In her last blog as midwifery student editor, Anna Merrick, looks at how midwifery is presented to the general public and questions how assumptions can be challenged
Midwifery is frequently referred to as a ‘secret club’ - an underground network of scurrying spinsters who come out at night and deliver babies under the cover of darkness.
Some may picture us holding women’s hands and cuddling newborns with a string of knitting sitting in our laps. Others may picture us in front of a computer screen, with a woman strapped to a bed in the background, who we ignore indefinitely. The image of a student midwife is even more warped – the instant connotation is a lab-gowned unfortunate with a clipboard.
These are all images that I have had projected onto me over the past three years. I’ve lost count of the number of times people have interchanged the role of a midwife with the role of a nurse, or asked me repeatedly: ”what, you actually do deliveries?” or “is it really nice, cuddling babies all day?”.
There is also an impression that midwives are all older, wise women, who have had children themselves.
“The perception of midwifery is generally elusive, or completely outdated”
Overall, I feel that the perception of midwifery is generally elusive, or completely outdated. Whilst insightful and honest images of midwifery exist, they seem to be circulated within the sphere of midwifery itself, rather than communicated to the wider public. What is communicated to the wider public comes from reporting or edited media, rather than from the direct and unrestricted voice of the midwife.
The resulting impact is an invisible profession, clouded with assumption and only broken with snippets of reality passed between individuals or small groups.
Over the past year, I have tried to present my own snippets of the reality of midwifery, through my blogs with Student Nursing Times. Creating a modern voice and insight was the aim of my role, and I am sad to be writing my final post.
A lot of what I have presented was masked behind a myriad of jokes and light-heartedness, but in this closing blog and my final weeks as a student, I want to summarise what flickers to mind when I look back upon the past three years.
“Anxious journeys on the bus, an inner voice urging you to just turn around and go home”
Midwifery is harsh, white lights at 3am. It is eerie screams circling the ward like a breeze, passing in and out of windows, until the sound gently changes, and quietness resumes. Anxious journeys on the bus, an inner voice urging you to just turn around and go home. Standing in the handover room with dread and fatigue.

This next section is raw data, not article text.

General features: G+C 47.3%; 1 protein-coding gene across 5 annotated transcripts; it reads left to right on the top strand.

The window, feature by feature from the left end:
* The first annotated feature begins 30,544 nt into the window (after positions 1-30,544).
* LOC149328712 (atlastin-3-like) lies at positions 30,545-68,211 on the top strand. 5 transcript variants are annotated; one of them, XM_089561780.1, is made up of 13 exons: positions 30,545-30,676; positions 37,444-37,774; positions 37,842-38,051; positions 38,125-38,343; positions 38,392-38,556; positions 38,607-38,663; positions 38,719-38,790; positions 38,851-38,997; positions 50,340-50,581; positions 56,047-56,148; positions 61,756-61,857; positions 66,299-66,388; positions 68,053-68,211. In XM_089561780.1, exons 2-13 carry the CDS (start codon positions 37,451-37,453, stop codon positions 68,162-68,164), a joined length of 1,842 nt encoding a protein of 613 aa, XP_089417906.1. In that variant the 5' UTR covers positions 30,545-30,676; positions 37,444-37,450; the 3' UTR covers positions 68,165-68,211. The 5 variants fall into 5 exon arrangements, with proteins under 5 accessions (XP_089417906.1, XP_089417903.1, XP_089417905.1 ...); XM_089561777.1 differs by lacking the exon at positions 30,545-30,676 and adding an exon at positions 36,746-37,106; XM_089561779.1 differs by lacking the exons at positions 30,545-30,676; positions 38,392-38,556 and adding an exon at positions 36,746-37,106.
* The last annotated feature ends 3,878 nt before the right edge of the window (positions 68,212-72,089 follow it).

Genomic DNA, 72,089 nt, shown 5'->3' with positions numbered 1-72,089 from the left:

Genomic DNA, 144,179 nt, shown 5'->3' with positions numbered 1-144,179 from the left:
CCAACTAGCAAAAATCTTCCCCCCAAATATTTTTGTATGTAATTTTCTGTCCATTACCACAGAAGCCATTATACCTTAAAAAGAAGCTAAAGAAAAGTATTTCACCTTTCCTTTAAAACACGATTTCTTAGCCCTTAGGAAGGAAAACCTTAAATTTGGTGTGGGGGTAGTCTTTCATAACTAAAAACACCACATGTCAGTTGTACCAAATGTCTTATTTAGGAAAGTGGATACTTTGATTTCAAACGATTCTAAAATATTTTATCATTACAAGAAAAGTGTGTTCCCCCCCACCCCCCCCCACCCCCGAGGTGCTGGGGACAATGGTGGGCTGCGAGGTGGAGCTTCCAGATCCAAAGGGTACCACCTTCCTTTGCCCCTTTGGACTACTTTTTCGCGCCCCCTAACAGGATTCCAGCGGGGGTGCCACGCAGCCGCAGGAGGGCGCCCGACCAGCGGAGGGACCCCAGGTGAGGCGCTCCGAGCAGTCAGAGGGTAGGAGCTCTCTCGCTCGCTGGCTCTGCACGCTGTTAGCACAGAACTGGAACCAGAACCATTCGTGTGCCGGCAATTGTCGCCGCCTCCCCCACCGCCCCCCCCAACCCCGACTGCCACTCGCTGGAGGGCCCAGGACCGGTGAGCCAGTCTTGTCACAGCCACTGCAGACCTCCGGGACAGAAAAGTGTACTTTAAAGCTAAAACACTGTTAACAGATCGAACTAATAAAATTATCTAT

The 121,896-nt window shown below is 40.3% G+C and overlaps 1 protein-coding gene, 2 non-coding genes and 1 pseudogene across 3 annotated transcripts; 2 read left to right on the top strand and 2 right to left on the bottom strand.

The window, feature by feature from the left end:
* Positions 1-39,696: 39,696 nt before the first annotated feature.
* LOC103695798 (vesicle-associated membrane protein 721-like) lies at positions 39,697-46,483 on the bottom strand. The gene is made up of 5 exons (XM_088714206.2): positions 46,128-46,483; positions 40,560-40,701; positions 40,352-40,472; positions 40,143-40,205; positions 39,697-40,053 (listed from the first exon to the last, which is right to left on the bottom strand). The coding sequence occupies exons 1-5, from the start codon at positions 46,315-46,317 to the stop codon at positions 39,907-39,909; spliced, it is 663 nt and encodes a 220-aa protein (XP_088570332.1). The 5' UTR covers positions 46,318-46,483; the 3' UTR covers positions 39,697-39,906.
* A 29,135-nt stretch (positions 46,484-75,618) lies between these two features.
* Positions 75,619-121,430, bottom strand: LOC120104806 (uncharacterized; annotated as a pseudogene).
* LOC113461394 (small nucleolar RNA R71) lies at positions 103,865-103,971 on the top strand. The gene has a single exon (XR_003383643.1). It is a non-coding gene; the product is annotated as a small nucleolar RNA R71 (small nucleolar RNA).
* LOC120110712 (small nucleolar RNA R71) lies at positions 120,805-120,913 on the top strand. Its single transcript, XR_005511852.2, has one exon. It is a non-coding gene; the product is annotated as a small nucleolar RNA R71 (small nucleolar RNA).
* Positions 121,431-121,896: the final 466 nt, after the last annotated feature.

Midwifery is elation and achievement, indescribable joy.
It is the distant murmur of heartbeats drumming, of touching abdomens to see spines, limbs and heads in your mind. Wiping down equipment and freshening sheets, returning a room of momentary chaos back to calm. It is coming home and crying in the shower. It is days that pass in moments, or moments that stretch out for hours. It is always knowing the date, and the time.
Midwifery training is somebody watching over your shoulder, a marathon of milestones waiting to be ticked off. It is mistakes and embarrassment, cluelessness and judgment. Laughing in the staffroom. It is introducing yourself, over and over again. Making connections in minutes, and then watching them go. A new face and a new story, but the same room. It’s the sound of adrenaline when the emergency bell cries out for help. It’s relief and gratitude.
”Sweat and hot lamps, stuffy rooms and quick turnovers”
Midwifery is aching legs and dry hands. Washing uniform and packing bags. It is intense friendships and knowingness, a sense of pride for each other. Sweat and hot lamps, stuffy rooms and quick turnovers. A whole new vocabulary of abbreviations. Seeing poverty and abuse, grief and vulnerability. It is self-doubt. It is lying in bed and playing the day over, again and again and again. It is lying in bed and passing out. It is warm towels, wet towels, bloodstained towels. Walking the hospital in search for equipment. Number checks every morning, a constant shuffling of people and places.
It’s three years of official training and decades more to come – of pushing, learning and pressure to perform. Strong faces but shaky minds, riddled with uncertainty. It is sidelined social lives and debt. It’s thanks and acclaim in the workplace, but disregard and scaremongering in the news. It’s being told we’re invaluable by some and being silenced and belittled by others. Midwifery can be everything, or nothing.
“It’s being told we’re invaluable by some and being silenced and belittled by others”
It’s difficult to capture the experiences we have been exposed to, and shaped by, in a few hundred words every month. It is also difficult to summarise how we feel about midwifery too – it is such a conflicted and unsettled vocation, with constant changes in emotion and understanding.
But I want to close with a final image.
Imagine a low stoned wall encircling a bed of flowers and budding seeds. There are a few pieces missing – broken segments, or crumbling edges worn down by time and misuse. The individual stones are varied – some new, some sun-blanched, some scratched. But standing back, the wall is strong, held together by each stone fitting into the next, supporting itself and balanced.
Unified, sturdy and resilient - the border of new life. Age-old, ordinary and weathered.